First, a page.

EcoSonic Playground Teaches Children STEM Skills, Fosters Musical Creativity

Students and faculty pose with an EcoSonic Playground prototype Image by Ed Brennen
The research team of, from left, senior Martha Robertson, Asst. Prof. Elissa Johnson-Green, senior Tyler McMillan and visiting lecturer Christopher Lee have set up two EcoSonic Playground prototypes at Durgin Hall.

By Ed Brennen

Whether it’s a 3-year-old pulling out pots and pans onto the kitchen floor for a rousing drum solo or a kindergartner making like Dizzy Gillespie with a cardboard paper towel tube, musical play is a natural part of childhood.

Asst. Prof. Elissa Johnson-Green of the Music Department researches musical play from a sociological perspective, looking at how people interact with music “as a basic function of humanity.”

Her latest research project, the EcoSonic Playground, seeks to encourage musical play for children in underserved communities by helping them create their own unique music-making structures, using mostly recycled materials. The initiative includes a curriculum component for elementary schools to teach students STEM skills through lessons in acoustics, physics, engineering and design as they work with educators to build the structures themselves.

Video by Martha Robertson
Music students at Durgin Hall jam on a pair of prototypes of the EcoSonic Playground project following a recent concert performance.

“We know that when kids live in a stressful environment, it arrests their development. And we know that music accelerates the process of development. So the idea is to see how these children are developing once they have an opportunity to have musical play every day,” says Johnson-Green, who is collaborating on the project with visiting lecturer Christopher Lee and senior music education major Tyler McMillan, a member of the Emerging Scholars program.

The team is working with Lowell’s Lincoln Elementary School to develop an after-school pilot program for the project this spring. Once Lincoln’s structure is complete, the researchers hope to expand the project to other schools in the city and beyond.

“I think the most important aspect of this is to make these available to communities that might not otherwise have a lot of opportunity for music or play,” says Lee, a composer and music theorist who appreciates the cross-disciplinary aspect of the project. “It touches on a lot of subjects, but the social justice and ecological sustainability aspects are very important to me.”

Christopher Lee and Elissa Johnson-Green with a prototype Image by Ed Brennen
Visiting lecturer Christopher Lee, left, and Asst. Prof. Elissa Johnson-Green plan to launch a pilot program at Lowell's Lincoln Elementary School this spring.

Johnson-Green’s team has built two prototype structures: one consisting of three bicycle wheels, four Poland Spring water jugs and a gutter downspout, and the other made up of 10 PVC pipes, two coffee cans and a pair of metal cooking pot lids. The curious-looking contraptions have been set up on the second floor of Durgin Hall, where the researchers are observing how UMass Lowell music students interact with them to inform future designs.

After a recent evening performance at Durgin Concert Hall, McMillan says a group of students discovered the structures and began to see what kind of sounds they could make. Martha Robertson, a senior music education major who is also involved with the project, recorded the scene with her phone’s camera.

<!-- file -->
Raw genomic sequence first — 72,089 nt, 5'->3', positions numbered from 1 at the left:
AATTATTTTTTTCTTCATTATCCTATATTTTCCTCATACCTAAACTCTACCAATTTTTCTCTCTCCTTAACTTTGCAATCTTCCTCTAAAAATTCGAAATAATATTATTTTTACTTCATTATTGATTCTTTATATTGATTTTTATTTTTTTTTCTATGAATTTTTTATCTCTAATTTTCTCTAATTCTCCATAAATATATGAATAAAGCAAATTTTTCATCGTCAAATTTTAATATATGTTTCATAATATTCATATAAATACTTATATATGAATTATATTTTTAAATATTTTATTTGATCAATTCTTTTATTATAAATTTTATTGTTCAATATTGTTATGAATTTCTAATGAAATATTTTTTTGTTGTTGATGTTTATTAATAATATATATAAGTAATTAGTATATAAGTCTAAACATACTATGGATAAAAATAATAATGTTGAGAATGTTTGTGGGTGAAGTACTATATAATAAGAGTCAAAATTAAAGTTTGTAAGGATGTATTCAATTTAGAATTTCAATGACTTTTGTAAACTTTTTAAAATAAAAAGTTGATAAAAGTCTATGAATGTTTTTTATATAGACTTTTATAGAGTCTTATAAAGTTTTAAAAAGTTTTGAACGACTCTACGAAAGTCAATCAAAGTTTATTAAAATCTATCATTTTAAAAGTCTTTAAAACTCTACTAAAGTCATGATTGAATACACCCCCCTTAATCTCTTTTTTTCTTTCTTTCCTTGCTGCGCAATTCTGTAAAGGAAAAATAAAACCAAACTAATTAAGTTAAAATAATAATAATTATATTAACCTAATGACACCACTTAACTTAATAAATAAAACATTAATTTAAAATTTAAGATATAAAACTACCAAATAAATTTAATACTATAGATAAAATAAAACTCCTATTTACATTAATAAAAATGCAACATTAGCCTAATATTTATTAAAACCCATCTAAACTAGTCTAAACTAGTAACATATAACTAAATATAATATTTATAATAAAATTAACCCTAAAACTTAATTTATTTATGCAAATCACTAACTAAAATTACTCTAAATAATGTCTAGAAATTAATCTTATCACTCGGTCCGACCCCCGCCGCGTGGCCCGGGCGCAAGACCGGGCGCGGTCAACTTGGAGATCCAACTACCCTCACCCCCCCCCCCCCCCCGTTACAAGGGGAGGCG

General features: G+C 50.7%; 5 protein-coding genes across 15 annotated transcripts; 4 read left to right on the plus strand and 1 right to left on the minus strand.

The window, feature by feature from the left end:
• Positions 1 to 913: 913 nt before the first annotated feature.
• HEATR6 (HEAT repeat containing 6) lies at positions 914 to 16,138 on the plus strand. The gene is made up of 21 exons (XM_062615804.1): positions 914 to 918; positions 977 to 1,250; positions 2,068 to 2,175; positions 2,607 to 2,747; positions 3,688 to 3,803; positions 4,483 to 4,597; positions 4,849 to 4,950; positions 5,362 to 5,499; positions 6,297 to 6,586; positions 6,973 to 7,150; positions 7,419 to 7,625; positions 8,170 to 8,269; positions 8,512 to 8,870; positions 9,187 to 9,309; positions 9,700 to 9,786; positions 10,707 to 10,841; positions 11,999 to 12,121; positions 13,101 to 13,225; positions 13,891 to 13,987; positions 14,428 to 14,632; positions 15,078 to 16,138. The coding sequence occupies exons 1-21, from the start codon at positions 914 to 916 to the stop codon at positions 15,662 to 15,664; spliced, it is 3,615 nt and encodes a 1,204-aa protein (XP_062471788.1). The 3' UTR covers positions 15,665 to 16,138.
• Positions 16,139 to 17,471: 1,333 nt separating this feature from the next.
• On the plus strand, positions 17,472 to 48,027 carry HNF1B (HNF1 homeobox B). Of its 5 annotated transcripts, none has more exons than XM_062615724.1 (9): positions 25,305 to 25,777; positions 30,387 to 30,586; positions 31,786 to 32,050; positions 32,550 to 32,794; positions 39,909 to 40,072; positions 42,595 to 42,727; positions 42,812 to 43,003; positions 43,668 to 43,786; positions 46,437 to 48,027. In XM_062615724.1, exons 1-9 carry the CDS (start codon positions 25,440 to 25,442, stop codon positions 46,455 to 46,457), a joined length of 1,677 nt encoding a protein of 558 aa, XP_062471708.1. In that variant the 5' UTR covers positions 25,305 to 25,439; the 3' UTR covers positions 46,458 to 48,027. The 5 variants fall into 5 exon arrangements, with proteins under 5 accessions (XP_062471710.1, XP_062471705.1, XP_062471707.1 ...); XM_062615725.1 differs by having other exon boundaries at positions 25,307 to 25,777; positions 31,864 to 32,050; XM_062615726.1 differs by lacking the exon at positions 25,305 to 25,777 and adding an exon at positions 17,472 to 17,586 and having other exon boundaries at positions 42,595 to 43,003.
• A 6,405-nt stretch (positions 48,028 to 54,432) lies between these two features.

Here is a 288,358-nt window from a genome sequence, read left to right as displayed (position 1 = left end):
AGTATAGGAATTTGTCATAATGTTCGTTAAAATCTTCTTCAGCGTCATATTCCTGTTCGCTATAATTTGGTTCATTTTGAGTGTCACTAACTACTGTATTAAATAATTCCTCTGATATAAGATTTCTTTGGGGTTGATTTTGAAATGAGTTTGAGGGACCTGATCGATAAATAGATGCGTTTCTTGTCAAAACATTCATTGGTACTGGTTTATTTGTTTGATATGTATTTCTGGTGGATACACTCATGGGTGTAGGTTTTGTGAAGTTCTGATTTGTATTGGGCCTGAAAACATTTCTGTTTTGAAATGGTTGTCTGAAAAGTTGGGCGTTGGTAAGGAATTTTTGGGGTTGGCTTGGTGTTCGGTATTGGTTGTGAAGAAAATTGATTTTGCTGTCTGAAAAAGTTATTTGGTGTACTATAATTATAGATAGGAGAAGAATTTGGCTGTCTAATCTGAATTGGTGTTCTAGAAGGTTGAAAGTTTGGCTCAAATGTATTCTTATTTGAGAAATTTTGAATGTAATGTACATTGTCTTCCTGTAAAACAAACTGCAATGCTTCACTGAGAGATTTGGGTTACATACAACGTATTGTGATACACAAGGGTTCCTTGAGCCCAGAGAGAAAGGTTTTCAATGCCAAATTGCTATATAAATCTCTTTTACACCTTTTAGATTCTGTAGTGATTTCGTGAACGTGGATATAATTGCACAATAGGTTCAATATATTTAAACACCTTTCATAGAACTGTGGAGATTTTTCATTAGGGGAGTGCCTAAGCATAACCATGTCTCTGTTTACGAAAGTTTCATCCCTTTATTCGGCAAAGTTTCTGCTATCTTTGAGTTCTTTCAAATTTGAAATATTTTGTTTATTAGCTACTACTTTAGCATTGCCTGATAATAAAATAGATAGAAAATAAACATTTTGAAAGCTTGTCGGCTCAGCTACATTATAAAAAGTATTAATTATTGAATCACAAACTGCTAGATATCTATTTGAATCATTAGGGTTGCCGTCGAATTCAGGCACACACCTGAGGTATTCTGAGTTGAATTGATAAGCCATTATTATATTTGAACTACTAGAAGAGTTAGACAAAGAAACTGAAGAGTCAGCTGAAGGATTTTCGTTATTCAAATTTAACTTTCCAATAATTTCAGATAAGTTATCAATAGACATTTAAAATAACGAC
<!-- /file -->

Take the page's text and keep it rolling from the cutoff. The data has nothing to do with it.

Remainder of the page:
“Some students started playing on them, and the next thing you knew they had a spontaneous two-hour jam,” McMillan says. “Someone pulled a piano over, but they were making the majority of the music just with the structures.”

That was music to the ears of the researchers, who are seeking grant money for the next phase of the project: creating permanent versions of the portable structures designed by kids.

“They would be more like the structures you see on most playgrounds,” says Johnson-Green, who applied for a National Endowment of the Arts grant over the summer (to be announced in April). “We would take those designs to an architect, go to the city planning office, do all the due diligence to get it built, but we wouldn’t ask for money from the school. That would defeat the purpose of this project.”

Students and faculty demonstrate the structure Image by Ed Brennen
By building their own structures from materials found in their community, kids learn about STEM skills and sustainability through the EcoSonic Playground project.

The researchers also took part in the university’s recent National and International Partnerships in Sustainability Workshop, where they collaborated with visitors from Trinity College in Dublin on ways to re-create the project in Ireland. Together, they’ve applied for a piece of the workshop’s $20,000 in grant money funded by the UMass President’s Office.

“We talk about this project a lot ourselves, but the only way we’ll ever know if it’s actually a good project is if we go out and see what other people think,” says Johnson-Green, who adds that sustainability is the centerpiece of the project curriculum. “We want to teach kids how to be adaptive in their environment and give them the ability to go out in their community and use sustainable materials to create whatever they need.”

And for UMass Lowell students like McMillan, the project is an opportunity to explore disciplines outside the music world.

“I’ve had the opportunity to look into environmental sciences, sustainability and engineering,” McMillan says. “I even learned how to use power tools for the first time, which was excellent.”